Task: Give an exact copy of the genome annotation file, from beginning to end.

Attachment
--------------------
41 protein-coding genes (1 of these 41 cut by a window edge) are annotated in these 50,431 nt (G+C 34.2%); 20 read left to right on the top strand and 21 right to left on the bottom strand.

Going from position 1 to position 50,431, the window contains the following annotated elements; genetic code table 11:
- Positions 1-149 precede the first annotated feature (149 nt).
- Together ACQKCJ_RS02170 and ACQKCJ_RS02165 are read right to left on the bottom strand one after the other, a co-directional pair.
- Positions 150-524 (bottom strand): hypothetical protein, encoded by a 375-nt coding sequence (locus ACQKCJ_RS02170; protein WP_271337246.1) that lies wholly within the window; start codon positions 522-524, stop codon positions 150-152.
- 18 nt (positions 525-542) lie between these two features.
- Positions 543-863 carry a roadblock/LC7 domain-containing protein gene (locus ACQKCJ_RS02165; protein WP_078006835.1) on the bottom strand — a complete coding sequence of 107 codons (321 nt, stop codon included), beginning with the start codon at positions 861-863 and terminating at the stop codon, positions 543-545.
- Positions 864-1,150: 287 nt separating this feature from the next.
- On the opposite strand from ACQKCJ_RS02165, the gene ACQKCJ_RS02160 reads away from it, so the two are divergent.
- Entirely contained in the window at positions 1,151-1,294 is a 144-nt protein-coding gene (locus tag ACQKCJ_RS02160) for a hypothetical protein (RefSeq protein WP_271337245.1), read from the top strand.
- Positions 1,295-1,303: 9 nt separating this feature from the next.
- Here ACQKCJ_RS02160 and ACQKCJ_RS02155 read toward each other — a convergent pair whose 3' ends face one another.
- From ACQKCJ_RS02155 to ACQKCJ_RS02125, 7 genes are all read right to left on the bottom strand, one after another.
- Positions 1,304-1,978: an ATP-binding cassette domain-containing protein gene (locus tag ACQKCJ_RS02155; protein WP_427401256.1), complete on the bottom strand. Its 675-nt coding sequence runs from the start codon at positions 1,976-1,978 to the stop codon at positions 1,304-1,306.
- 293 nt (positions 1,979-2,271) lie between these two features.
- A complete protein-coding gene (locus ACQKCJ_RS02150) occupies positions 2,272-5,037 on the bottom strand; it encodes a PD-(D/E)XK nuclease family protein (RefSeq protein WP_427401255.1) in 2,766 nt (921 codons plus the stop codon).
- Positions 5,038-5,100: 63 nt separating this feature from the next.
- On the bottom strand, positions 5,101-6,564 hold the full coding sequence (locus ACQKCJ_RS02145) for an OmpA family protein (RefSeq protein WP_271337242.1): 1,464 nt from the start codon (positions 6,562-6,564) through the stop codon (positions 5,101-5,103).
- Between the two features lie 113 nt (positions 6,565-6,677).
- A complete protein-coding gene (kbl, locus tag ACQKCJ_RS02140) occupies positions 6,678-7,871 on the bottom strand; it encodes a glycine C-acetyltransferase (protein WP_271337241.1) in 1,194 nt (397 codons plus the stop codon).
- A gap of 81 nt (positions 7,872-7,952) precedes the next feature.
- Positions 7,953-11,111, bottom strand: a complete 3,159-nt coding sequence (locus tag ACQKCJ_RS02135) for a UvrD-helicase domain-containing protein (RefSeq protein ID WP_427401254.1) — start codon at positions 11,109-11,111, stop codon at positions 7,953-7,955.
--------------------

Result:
41 protein-coding genes (1 of these 41 cut by a window edge) are annotated in these 50,431 nt (G+C 34.2%); 20 read left to right on the top strand and 21 right to left on the bottom strand.

Going from position 1 to position 50,431, the window contains the following annotated elements; genetic code table 11:
- Positions 1-149 precede the first annotated feature (149 nt).
- Together ACQKCJ_RS02170 and ACQKCJ_RS02165 are read right to left on the bottom strand one after the other, a co-directional pair.
- Positions 150-524 (bottom strand): hypothetical protein, encoded by a 375-nt coding sequence (locus ACQKCJ_RS02170; protein WP_271337246.1) that lies wholly within the window; start codon positions 522-524, stop codon positions 150-152.
- 18 nt (positions 525-542) lie between these two features.
- Positions 543-863 carry a roadblock/LC7 domain-containing protein gene (locus ACQKCJ_RS02165; protein WP_078006835.1) on the bottom strand — a complete coding sequence of 107 codons (321 nt, stop codon included), beginning with the start codon at positions 861-863 and terminating at the stop codon, positions 543-545.
- Positions 864-1,150: 287 nt separating this feature from the next.
- On the opposite strand from ACQKCJ_RS02165, the gene ACQKCJ_RS02160 reads away from it, so the two are divergent.
- Entirely contained in the window at positions 1,151-1,294 is a 144-nt protein-coding gene (locus tag ACQKCJ_RS02160) for a hypothetical protein (RefSeq protein WP_271337245.1), read from the top strand.
- Positions 1,295-1,303: 9 nt separating this feature from the next.
- Here ACQKCJ_RS02160 and ACQKCJ_RS02155 read toward each other — a convergent pair whose 3' ends face one another.
- From ACQKCJ_RS02155 to ACQKCJ_RS02125, 7 genes are all read right to left on the bottom strand, one after another.
- Positions 1,304-1,978: an ATP-binding cassette domain-containing protein gene (locus tag ACQKCJ_RS02155; protein WP_427401256.1), complete on the bottom strand. Its 675-nt coding sequence runs from the start codon at positions 1,976-1,978 to the stop codon at positions 1,304-1,306.
- 293 nt (positions 1,979-2,271) lie between these two features.
- A complete protein-coding gene (locus ACQKCJ_RS02150) occupies positions 2,272-5,037 on the bottom strand; it encodes a PD-(D/E)XK nuclease family protein (RefSeq protein WP_427401255.1) in 2,766 nt (921 codons plus the stop codon).
- Positions 5,038-5,100: 63 nt separating this feature from the next.
- On the bottom strand, positions 5,101-6,564 hold the full coding sequence (locus ACQKCJ_RS02145) for an OmpA family protein (RefSeq protein WP_271337242.1): 1,464 nt from the start codon (positions 6,562-6,564) through the stop codon (positions 5,101-5,103).
- Between the two features lie 113 nt (positions 6,565-6,677).
- A complete protein-coding gene (kbl, locus tag ACQKCJ_RS02140) occupies positions 6,678-7,871 on the bottom strand; it encodes a glycine C-acetyltransferase (protein WP_271337241.1) in 1,194 nt (397 codons plus the stop codon).
- A gap of 81 nt (positions 7,872-7,952) precedes the next feature.
- Positions 7,953-11,111, bottom strand: a complete 3,159-nt coding sequence (locus tag ACQKCJ_RS02135) for a UvrD-helicase domain-containing protein (RefSeq protein ID WP_427401254.1) — start codon at positions 11,109-11,111, stop codon at positions 7,953-7,955.